ELEGANT A chandelier from Dans La Lune
"I want to create a place where people can take a little vacation from reality," Brooklyn artist Kirsten Hassenfeld has said. "I'm interested in going to a place where there is no want, only endless plenty." In "Recent Sculpture," her exhibit at Brown University's Bell Gallery (64 College Street, Providence, through November 1), she succeeds magnificently.
The main event is Dans La Lune (2007), a gallery-filling installation of paper, vellum, tissue, corrugated cardboard, and foamboard cut out and assembled into a dangling constellation resembling translucent white-on-white chandeliers, giant earrings, wedding cake decorations, paper lanterns, ice, Christmas ornaments, and an enchanted crystal palace. The five main elements, each four to eight feet wide, glow from within from fluorescent bulbs.
One of the main "chandeliers" features foamboard ribs curving around an accordion-fold paper lantern with the silhouette of woman's profile. Another seems to be encrusted by crystals and jewels, which sometimes look like Styrofoam lunch cartons. One of these "jewels" is hollow, framing a picture of a naked, chained woman inside.
The fragile-looking parts vary from tiny to giant. Wandering through you find that a chain dangling from a giant chandelier holds a little gazebo at its end with an accordion-fold lady and a lacy pony inside. At the end of another chain is a hollow star framing crystal towers and flapping pennants. Hassenfeld's smaller, earlier work could seem shallowly decorative. Here shifts in scale give it a deeper resonance, a sensation a bit like taking swigs from the "drink me" bottle in Alice's Adventures in Wonderland. The installation's apt title translates literally from the French as "In the Moon," but it's an idiom that can mean groggy, drugged, or "head in the clouds."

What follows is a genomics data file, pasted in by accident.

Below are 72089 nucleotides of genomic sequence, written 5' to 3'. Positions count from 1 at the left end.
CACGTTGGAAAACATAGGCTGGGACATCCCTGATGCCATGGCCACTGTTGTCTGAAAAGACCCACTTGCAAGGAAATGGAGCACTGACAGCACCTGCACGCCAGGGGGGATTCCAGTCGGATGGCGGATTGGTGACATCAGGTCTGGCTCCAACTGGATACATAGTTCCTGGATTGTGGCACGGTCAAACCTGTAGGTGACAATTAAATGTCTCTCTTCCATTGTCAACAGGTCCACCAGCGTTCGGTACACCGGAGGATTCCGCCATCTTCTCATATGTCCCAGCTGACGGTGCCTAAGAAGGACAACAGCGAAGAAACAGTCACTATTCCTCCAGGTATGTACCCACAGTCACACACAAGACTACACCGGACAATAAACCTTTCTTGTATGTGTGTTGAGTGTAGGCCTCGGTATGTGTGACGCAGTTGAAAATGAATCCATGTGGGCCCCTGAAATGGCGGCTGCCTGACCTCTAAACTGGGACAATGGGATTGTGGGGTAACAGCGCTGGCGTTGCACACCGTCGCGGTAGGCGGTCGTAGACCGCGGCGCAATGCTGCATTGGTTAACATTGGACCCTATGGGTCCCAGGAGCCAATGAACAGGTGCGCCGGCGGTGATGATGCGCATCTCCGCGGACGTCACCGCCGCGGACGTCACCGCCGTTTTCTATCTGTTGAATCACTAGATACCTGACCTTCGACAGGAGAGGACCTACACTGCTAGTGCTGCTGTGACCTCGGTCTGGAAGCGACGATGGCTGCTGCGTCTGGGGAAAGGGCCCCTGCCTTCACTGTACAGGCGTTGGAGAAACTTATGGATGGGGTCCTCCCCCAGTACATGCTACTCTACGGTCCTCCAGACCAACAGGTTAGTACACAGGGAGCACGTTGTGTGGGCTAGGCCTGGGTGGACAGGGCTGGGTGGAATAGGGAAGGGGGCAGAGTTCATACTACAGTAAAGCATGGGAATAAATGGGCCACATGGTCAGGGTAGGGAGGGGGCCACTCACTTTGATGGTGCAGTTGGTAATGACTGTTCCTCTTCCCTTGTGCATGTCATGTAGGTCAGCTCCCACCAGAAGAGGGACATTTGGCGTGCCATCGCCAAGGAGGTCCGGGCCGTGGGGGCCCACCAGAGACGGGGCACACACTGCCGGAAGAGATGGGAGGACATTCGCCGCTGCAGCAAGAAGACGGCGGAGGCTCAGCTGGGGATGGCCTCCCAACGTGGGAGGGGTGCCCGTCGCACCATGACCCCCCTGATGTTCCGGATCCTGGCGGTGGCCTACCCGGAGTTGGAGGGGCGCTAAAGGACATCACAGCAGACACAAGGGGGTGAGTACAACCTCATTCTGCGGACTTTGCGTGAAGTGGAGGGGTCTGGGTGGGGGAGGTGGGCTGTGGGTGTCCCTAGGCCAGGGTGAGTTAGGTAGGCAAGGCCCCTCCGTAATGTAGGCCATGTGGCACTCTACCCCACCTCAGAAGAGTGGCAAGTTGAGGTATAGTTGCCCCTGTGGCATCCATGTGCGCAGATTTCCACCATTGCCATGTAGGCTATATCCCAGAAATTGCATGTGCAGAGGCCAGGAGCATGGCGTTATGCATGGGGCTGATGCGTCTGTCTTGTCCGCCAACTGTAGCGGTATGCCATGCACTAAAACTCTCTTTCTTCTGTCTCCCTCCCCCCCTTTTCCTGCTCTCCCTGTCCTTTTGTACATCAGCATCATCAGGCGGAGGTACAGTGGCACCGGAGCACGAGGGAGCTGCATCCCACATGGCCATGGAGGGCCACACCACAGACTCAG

The mascot for this extravaganza, which was organized by Bell Gallery director Jo-Ann Conklin, is the Roman god Bacchus, who appears nude in a cameo dangling from a paper chain. Surrounded by a naked lady, a cupid, and a little satyr, he raises a glass in one hand and holds a phallic scepter in the other. "Bacchus represents a complete sinking into pleasure or decadence," Hassenfeld has said. "I like the dark and light sides of losing yourself in pleasure."
THE MAIN EVENT Hassenfeld’s Dans La Lune
Twentieth-century Modernism's main line wound up in a final march toward Minimalist and Conceptualist asceticism. But by the 1990s, the art world was buzzing with talk of a return to beauty. It was mainly a reserved Minimalist beauty — think Félix González-Torres's strings of bare light bulbs. But now we have lush, bubbly, decorative, romantic, rapturous beauty.
This transformation can be traced to 1970s feminist Pattern and Decoration art, which challenged macho æsthetics by embracing floral, decorative, domestic (i.e., "feminine") designs. But perhaps more directly influential was Kara Walker (RISD MFA 1994), who seized people's attention in 1994 by fashioning bracing tableaus of race and sex in a hothouse Antebellum America out of the "feminine" 19th-century craft of cut-paper silhouettes. And then in the early 2000s, Dutch designer Tord Boontje's die-cut, cascading flower lamp shades quickly became icons of contemporary design.